John Kerry’s appeal last week for swifter Chinese action on carbon emissions may be an early casualty of rising hostility. Likewise, Biden’s framing of the overall argument in crude ideological terms – as liberty versus tyranny – risks further alienating Beijing from the western-led, rules-based international order he desperately wants to uphold.
Yet Biden’s biggest weakness – of which Xi is doubtless aware – is a lack of solidarity among US allies whose support is vital for his policy’s success. How to agree practical ways to stand up to China is a question with numerous, conflicting answers, depending on where you sit in the world. The resulting dilemma is what Pentagon officials pithily call the “say-do gap”.
Last week saw Biden’s biggest advance on the “say” side: a joint statement endorsed by all 30 Nato members, plus the EU, Australia, New Zealand and Japan, condemning “malicious” Chinese cyberattacks, such as the recent Microsoft Exchange software hack. For the first time, he lined up European and Asian-Pacific democracies, plus the world’s foremost military alliance, in stark verbal opposition to Beijing.
Yet the success of this demarche (which infuriated the Chinese) was an exception. Since taking office, Biden has used the G7 and Nato summits, the revived Quadrilateral Security Dialogue (the US, Japan, Australia and India), the Five Eyes intelligence alliance, and talks with national leaders to try to develop a tougher, united China front.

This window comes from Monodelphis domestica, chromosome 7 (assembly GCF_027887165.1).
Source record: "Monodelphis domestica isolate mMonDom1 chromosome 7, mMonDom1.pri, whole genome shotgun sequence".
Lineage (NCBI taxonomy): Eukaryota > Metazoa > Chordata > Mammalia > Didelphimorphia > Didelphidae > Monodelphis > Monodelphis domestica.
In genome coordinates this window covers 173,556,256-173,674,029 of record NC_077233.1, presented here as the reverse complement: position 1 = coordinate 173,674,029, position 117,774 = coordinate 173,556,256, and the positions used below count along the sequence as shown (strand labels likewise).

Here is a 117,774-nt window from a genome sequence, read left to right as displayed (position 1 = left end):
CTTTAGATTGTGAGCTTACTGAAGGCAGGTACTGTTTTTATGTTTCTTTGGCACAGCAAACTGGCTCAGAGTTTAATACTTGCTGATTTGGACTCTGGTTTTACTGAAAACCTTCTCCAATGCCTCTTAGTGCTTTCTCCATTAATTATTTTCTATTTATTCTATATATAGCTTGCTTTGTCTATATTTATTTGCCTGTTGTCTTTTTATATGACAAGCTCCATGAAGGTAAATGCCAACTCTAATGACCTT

The results are decidedly mixed. Germany is sympathetic, but is unwilling to jeopardise its large manufacturing export trade. Downplaying human rights concerns, Angela Merkel’s likely successor as chancellor, Armin Laschet, asks: “Do we need a new adversary?” In France, a sceptical, Europe-focused President Emmanuel Macron asks: do we need a new cold war?
Without its two biggest players fully on board, the EU, despite castigating Beijing, is effectively hamstrung. In any case, several other member states, notably Hungary, Greece and Italy, depend on Chinese investment, having despaired of Berlin’s perceived indifference to their financial pain. China can and does exploit these European divisions.
Nato members are in two minds, too, about getting involved in an unpredictable superpower struggle. Following its biggest-ever out-of-area engagement, in Afghanistan – which did not end well – Nato is conducting a “forward-looking reflection process” about its future role. It wonders, with good reason, whether a North Atlantic-centred defensive alliance has any business in the Asia-Pacific. For reflection, read indecision.
Under additional pressure from worried Democrats at home, Biden’s ability to hang tough and hold his ground will be tested when US diplomats attend talks in China this weekend, the first such meeting since an infamous shouting match in Alaska in March. Expectations are at rock bottom. The Chinese are particularly angry and in no mood to compromise.
In his inaugural address, Biden told fractious Americans: “Without unity there is no peace.” It’s a message his unreliable foreign allies must also heed as Xi goes marching on.